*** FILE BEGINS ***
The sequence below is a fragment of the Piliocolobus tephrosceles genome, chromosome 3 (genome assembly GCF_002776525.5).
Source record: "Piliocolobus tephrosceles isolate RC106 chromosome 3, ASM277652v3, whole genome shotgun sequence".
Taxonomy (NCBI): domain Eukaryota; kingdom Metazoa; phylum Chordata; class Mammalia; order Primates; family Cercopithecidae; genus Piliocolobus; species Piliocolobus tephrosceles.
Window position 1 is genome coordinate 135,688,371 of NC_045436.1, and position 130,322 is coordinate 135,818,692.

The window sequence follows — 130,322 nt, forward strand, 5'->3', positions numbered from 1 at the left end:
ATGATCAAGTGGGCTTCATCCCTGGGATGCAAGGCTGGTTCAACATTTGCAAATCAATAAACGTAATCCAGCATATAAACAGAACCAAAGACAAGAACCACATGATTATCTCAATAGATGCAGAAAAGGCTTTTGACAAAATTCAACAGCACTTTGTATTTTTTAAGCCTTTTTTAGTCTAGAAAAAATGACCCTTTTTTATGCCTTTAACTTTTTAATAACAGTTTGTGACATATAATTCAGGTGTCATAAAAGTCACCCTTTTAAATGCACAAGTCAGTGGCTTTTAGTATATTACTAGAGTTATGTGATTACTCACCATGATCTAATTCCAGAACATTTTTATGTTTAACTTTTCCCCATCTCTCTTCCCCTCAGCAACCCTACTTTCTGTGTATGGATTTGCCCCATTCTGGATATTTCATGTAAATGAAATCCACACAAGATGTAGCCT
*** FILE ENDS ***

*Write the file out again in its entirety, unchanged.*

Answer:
The sequence below is a fragment of the Piliocolobus tephrosceles genome, chromosome 3 (genome assembly GCF_002776525.5).
Source record: "Piliocolobus tephrosceles isolate RC106 chromosome 3, ASM277652v3, whole genome shotgun sequence".
Taxonomy (NCBI): domain Eukaryota; kingdom Metazoa; phylum Chordata; class Mammalia; order Primates; family Cercopithecidae; genus Piliocolobus; species Piliocolobus tephrosceles.
Window position 1 is genome coordinate 135,688,371 of NC_045436.1, and position 130,322 is coordinate 135,818,692.

The window sequence follows — 130,322 nt, forward strand, 5'->3', positions numbered from 1 at the left end:
ATGATCAAGTGGGCTTCATCCCTGGGATGCAAGGCTGGTTCAACATTTGCAAATCAATAAACGTAATCCAGCATATAAACAGAACCAAAGACAAGAACCACATGATTATCTCAATAGATGCAGAAAAGGCTTTTGACAAAATTCAACAGCACTTTGTATTTTTTAAGCCTTTTTTAGTCTAGAAAAAATGACCCTTTTTTATGCCTTTAACTTTTTAATAACAGTTTGTGACATATAATTCAGGTGTCATAAAAGTCACCCTTTTAAATGCACAAGTCAGTGGCTTTTAGTATATTACTAGAGTTATGTGATTACTCACCATGATCTAATTCCAGAACATTTTTATGTTTAACTTTTCCCCATCTCTCTTCCCCTCAGCAACCCTACTTTCTGTGTATGGATTTGCCCCATTCTGGATATTTCATGTAAATGAAATCCACACAAGATGTAGCCT